Swimming pools visually enhance outdoor landscapes while providing refreshing recreation, but they also require maintenance to keep them fresh and pleasant to use. Swimming pool walls typically develop calcium scale, also known as efflorescence, from curing grout within plaster-lined concrete walls or tiles. These crusty, white deposits consist of water-soluble salts and minerals that stick to pool walls. Since calcium deposits become more fastened to pool walls over time, clean them weekly to prevent stubborn buildup.
Things You'll Need
Chlorine-based pool surface cleaner
Scrub the calcium deposits off the pool walls before applying any solutions. Stiff-bristle nylon brushes work best on plastic-lined concrete pool walls, while vinyl, tile and fiberglass walls require soft-bristle nylon brushes. Although the loosened calcium residue is harmless in pool water, you may catch the residue in a plastic cup when you are finished scrubbing. Dispose of the calcium deposits when you are done cleaning the pool walls.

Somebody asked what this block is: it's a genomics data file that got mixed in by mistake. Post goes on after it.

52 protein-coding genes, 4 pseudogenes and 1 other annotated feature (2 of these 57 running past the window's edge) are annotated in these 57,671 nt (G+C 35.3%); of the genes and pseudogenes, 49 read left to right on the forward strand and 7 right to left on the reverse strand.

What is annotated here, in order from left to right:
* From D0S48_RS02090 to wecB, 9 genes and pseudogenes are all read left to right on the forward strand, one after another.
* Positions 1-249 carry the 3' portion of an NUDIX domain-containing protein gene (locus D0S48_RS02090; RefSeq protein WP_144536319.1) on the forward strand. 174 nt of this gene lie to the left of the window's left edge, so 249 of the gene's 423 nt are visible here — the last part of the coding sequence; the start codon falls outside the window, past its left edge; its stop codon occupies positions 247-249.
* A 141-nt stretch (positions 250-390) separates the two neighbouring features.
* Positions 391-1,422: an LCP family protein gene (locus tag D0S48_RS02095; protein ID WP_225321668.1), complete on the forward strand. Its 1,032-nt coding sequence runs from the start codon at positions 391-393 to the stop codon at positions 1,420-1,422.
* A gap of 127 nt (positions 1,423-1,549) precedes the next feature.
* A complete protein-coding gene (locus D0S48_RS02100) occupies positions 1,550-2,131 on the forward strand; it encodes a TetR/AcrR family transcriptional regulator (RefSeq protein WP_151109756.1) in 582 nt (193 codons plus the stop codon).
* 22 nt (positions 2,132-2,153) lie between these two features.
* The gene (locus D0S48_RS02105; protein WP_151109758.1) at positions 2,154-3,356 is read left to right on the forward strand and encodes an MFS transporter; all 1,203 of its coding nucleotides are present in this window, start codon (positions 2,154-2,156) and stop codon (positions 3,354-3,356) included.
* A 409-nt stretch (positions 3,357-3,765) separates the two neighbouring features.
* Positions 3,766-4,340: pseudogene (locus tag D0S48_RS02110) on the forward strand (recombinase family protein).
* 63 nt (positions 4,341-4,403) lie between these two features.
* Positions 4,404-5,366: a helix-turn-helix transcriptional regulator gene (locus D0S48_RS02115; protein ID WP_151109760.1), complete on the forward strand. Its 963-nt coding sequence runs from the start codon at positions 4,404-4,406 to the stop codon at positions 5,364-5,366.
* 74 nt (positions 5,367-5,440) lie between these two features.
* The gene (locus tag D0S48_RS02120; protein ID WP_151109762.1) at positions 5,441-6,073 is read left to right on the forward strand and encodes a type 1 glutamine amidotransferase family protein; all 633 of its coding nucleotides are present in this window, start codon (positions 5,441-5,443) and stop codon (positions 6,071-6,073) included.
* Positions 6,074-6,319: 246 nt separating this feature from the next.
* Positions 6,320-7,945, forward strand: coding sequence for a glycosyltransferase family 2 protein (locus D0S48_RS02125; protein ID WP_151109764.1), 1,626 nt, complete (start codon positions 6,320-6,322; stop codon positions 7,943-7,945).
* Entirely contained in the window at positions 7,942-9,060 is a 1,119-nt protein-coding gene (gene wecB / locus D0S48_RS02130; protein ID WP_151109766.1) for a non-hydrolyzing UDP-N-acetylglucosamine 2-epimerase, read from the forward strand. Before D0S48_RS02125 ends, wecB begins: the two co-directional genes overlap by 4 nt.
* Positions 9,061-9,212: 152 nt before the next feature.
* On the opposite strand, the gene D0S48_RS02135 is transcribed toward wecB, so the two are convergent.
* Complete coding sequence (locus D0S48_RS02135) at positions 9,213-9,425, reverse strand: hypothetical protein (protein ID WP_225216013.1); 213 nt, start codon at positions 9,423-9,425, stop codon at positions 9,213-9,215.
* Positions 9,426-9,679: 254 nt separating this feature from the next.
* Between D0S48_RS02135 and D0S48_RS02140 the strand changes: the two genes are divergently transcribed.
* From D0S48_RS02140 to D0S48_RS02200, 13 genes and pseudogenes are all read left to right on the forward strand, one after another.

Inspect the pool walls for persistent calcium deposits. If any crusty buildup remains, squeeze a dollop of chlorine-based pool surface cleaner onto a nonabrasive sponge.
Wipe the chlorine-based cleaner onto the lingering calcium deposits. Let the cleaner permeate the deposits for three minutes.
Saturate a clean rag with fresh, cool water. Wipe off the chlorine-based cleaner, thoroughly rinsing the walls.
Continue cleaning the pool walls with the chlorine-based cleaner until all calcium deposits fully dissolve.
Scrub off extremely difficult calcium buildup with a pumice stone.
Stiff-bristled nylon brushes may scratch fiberglass, vinyl and tile pool walls.
Follow the directions on the chlorine-based cleaner to avoid damage.